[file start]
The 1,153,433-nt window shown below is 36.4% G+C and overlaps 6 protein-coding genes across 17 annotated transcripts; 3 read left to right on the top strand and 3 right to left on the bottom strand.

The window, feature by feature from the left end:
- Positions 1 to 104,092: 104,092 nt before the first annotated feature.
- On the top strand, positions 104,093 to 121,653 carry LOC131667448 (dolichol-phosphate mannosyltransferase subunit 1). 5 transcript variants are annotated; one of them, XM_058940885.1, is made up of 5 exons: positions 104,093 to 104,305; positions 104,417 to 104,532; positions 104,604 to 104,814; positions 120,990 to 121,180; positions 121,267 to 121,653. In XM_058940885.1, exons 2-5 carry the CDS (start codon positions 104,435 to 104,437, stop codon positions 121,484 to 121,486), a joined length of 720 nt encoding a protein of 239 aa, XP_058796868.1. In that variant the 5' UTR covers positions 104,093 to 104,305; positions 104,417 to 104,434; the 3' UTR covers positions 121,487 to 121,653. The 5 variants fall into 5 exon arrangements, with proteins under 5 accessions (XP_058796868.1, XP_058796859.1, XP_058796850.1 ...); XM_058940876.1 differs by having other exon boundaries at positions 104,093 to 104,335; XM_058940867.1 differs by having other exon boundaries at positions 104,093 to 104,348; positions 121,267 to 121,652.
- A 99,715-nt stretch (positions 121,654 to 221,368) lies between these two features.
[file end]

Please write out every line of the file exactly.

The 1,153,433-nt window shown below is 36.4% G+C and overlaps 6 protein-coding genes across 17 annotated transcripts; 3 read left to right on the top strand and 3 right to left on the bottom strand.

The window, feature by feature from the left end:
- Positions 1 to 104,092: 104,092 nt before the first annotated feature.
- On the top strand, positions 104,093 to 121,653 carry LOC131667448 (dolichol-phosphate mannosyltransferase subunit 1). 5 transcript variants are annotated; one of them, XM_058940885.1, is made up of 5 exons: positions 104,093 to 104,305; positions 104,417 to 104,532; positions 104,604 to 104,814; positions 120,990 to 121,180; positions 121,267 to 121,653. In XM_058940885.1, exons 2-5 carry the CDS (start codon positions 104,435 to 104,437, stop codon positions 121,484 to 121,486), a joined length of 720 nt encoding a protein of 239 aa, XP_058796868.1. In that variant the 5' UTR covers positions 104,093 to 104,305; positions 104,417 to 104,434; the 3' UTR covers positions 121,487 to 121,653. The 5 variants fall into 5 exon arrangements, with proteins under 5 accessions (XP_058796868.1, XP_058796859.1, XP_058796850.1 ...); XM_058940876.1 differs by having other exon boundaries at positions 104,093 to 104,335; XM_058940867.1 differs by having other exon boundaries at positions 104,093 to 104,348; positions 121,267 to 121,652.
- A 99,715-nt stretch (positions 121,654 to 221,368) lies between these two features.